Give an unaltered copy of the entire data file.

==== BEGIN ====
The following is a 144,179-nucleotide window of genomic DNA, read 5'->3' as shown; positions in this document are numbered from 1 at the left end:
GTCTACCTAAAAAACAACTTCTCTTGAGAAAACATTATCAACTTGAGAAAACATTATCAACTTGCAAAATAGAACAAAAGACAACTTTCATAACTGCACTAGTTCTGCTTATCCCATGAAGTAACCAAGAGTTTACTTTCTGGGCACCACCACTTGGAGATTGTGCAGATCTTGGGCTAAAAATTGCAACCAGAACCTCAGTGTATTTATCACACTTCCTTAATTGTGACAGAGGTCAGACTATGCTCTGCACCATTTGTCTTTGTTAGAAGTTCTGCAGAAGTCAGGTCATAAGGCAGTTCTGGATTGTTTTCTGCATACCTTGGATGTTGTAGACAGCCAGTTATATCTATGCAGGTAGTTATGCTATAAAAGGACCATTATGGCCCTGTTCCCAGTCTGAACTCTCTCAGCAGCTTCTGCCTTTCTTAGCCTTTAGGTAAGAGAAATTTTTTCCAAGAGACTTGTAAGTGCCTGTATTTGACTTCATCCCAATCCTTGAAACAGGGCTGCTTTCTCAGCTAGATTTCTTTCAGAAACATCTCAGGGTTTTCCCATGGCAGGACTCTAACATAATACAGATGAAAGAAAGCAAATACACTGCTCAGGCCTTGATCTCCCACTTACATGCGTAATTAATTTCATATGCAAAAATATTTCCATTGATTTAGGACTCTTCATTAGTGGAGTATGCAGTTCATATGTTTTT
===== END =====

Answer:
The following is a 144,179-nucleotide window of genomic DNA, read 5'->3' as shown; positions in this document are numbered from 1 at the left end:
GTCTACCTAAAAAACAACTTCTCTTGAGAAAACATTATCAACTTGAGAAAACATTATCAACTTGCAAAATAGAACAAAAGACAACTTTCATAACTGCACTAGTTCTGCTTATCCCATGAAGTAACCAAGAGTTTACTTTCTGGGCACCACCACTTGGAGATTGTGCAGATCTTGGGCTAAAAATTGCAACCAGAACCTCAGTGTATTTATCACACTTCCTTAATTGTGACAGAGGTCAGACTATGCTCTGCACCATTTGTCTTTGTTAGAAGTTCTGCAGAAGTCAGGTCATAAGGCAGTTCTGGATTGTTTTCTGCATACCTTGGATGTTGTAGACAGCCAGTTATATCTATGCAGGTAGTTATGCTATAAAAGGACCATTATGGCCCTGTTCCCAGTCTGAACTCTCTCAGCAGCTTCTGCCTTTCTTAGCCTTTAGGTAAGAGAAATTTTTTCCAAGAGACTTGTAAGTGCCTGTATTTGACTTCATCCCAATCCTTGAAACAGGGCTGCTTTCTCAGCTAGATTTCTTTCAGAAACATCTCAGGGTTTTCCCATGGCAGGACTCTAACATAATACAGATGAAAGAAAGCAAATACACTGCTCAGGCCTTGATCTCCCACTTACATGCGTAATTAATTTCATATGCAAAAATATTTCCATTGATTTAGGACTCTTCATTAGTGGAGTATGCAGTTCATATGTTTTT